Captain Mike Fitzgerald began working at Belle of Louisville Riverboats as a deckhand 49 years ago, since working his way up through various positions including Mate, Pilot, Alternate Master Captain and even Executive Director before his (FIRST) retirement! Mike says that one of the most unique aspects of his job is piloting the Belle, which has the least amount of horsepower and general handling ability of any passenger vessel of her size, but makes her an exciting challenge to operate.
Continue reading to learn more about Mike and his long, impressive history working with Belle of Louisville Riverboats!
How long have you worked with Belle of Louisville Riverboats?
I have worked with Belle of Louisville Riverboats for 50 consecutive seasons, originally hired in August of 1974. I have served in a variety of positions over the past 49 years. Progression has been from Deckhand to Head Deckhand, Mate, Pilot, Alternate Master (Captain), Master / Executive Director and retirement following the 2001 season. I returned part-time in April 2002 and full-time in 2009, primarily as Pilot / Carpenter.
What are some of the important responsibilities of your job?
Working with other crew members to ensure proper maintenance and upkeep of our three vessels. As a group, we take great pride in maintaining two of only eight National Historic Landmarks in Louisville. From minor repairs to paddlewheel maintenance and major restoration, we work together as a crew to accomplish these projects. My role is primarily assisting with planning and Carpentry work.
As one of the Pilots, I am responsible for navigation while underway.
My most important responsibility is to help train others and pass on knowledge that has been passed on to me.
In your opinion, what is the best aspect of your job?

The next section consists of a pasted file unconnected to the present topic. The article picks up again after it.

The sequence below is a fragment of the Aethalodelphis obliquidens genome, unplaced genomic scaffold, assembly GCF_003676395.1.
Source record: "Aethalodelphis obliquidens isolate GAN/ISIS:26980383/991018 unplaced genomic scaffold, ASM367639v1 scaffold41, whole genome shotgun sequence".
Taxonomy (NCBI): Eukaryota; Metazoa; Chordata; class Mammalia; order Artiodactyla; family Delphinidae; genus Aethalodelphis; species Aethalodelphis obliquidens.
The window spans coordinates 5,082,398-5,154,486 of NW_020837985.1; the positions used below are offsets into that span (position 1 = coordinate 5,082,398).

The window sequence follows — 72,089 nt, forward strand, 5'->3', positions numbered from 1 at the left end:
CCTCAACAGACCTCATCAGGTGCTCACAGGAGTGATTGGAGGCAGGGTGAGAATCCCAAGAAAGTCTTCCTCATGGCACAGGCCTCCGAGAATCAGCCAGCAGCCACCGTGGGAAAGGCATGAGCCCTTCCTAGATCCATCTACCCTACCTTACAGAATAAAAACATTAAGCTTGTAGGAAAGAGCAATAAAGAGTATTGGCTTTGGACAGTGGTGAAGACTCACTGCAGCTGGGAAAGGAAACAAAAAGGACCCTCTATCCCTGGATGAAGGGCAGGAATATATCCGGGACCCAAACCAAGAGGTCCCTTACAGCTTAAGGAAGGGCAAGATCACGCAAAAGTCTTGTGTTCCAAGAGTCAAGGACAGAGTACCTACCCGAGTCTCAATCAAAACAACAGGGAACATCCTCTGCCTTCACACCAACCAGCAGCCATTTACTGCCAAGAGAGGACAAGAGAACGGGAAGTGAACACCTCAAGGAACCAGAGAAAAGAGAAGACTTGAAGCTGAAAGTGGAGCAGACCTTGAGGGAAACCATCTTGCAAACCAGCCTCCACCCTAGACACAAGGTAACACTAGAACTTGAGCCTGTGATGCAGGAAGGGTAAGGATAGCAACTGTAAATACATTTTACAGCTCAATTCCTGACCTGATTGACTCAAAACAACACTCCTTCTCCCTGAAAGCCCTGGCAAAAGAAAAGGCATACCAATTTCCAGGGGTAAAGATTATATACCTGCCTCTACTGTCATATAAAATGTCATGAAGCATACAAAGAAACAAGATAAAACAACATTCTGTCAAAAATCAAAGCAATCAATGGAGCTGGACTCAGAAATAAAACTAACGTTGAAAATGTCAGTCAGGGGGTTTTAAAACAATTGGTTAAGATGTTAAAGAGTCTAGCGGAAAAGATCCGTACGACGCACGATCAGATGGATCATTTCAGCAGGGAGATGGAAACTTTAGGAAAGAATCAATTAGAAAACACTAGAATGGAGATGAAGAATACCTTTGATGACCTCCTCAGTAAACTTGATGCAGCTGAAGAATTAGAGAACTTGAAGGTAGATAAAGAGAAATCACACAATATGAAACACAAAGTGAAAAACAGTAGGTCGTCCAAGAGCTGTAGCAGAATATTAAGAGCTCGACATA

The best aspect of my job is getting to interact with passengers; we know the Belle of Louisville is a step back in time. Reminiscent of a bygone era from which she has survived to this very day. Passengers are onboard for various reasons, however they all experience an original river steamer that’s been plying the Mississippi River System for over 108 years.
What does a typical workday look for you?
Workdays are far from typical. Days often vary from routine maintenance to, repurposing paddlewheel wood as souvenirs, assisting other departments, planning/developing spreadsheets for future projects, working in the wheel, helping troubleshoot, etc.
What is the most unique aspect of your job?
The most unique aspect of my job is piloting the Belle because she has the least amount of horsepower and general handling ability of any passenger vessel her size. Vessel handling is a learned skill, and I am fortunate to have been taught by officers with far greater experience and skill sets than my own. All licensed vessel officers pass on to others what has been passed on to them. This tradition exists and is shared throughout the industry.
What is your favorite memory of working with Belle of Louisville Riverboats?
There are so many it’s impossible to have just choose one favorite. However, one that comes to mind is race day 1975. We were dealing with high water and steady rainfall throughout the morning hours into early afternoon. Our deck crew of six, wearing trash bags as rain gear, worked feverously hauling a tremendous amount of gourmet foods, cases of spirits, fine linens, etc. onboard the Belle. After departing the fourth street dock, we backed down stream and landed alongside the Steamer Delta Queen. She was bow to bow with the new unfinished Steamer Mississippi Queen for a christening ceremony. The Steamer Julia Belle Swain landed alongside us. Following the ceremony, hundreds boarded the Belle for a lavish party and celebration. A few hours later, we would win the Great Steamboat Race against our Delta Queen and Julia Belle Swain rivals.
One year later, this same crew met John Wayne, who was onboard for the Steamboat Race.
Why is Belle of Louisville Riverboats important to you?
Belle of Louisville Riverboats mission is to preserve two U.S. National Landmark vessels, Belle of Louisville, and the former U.S. Coast Guard Lifesaving Station Louisville – Mayor Andrew Broaddus. Their preservation is of great importance to me and those I serve with.
Is there anything you would like to add?
The Belle of Louisville has been a part of our community for over 60 years. Prior to that, she frequently visited Louisville under her previous names, Idlewild, and later, Avalon. She transcends generations and has become an important part of our community.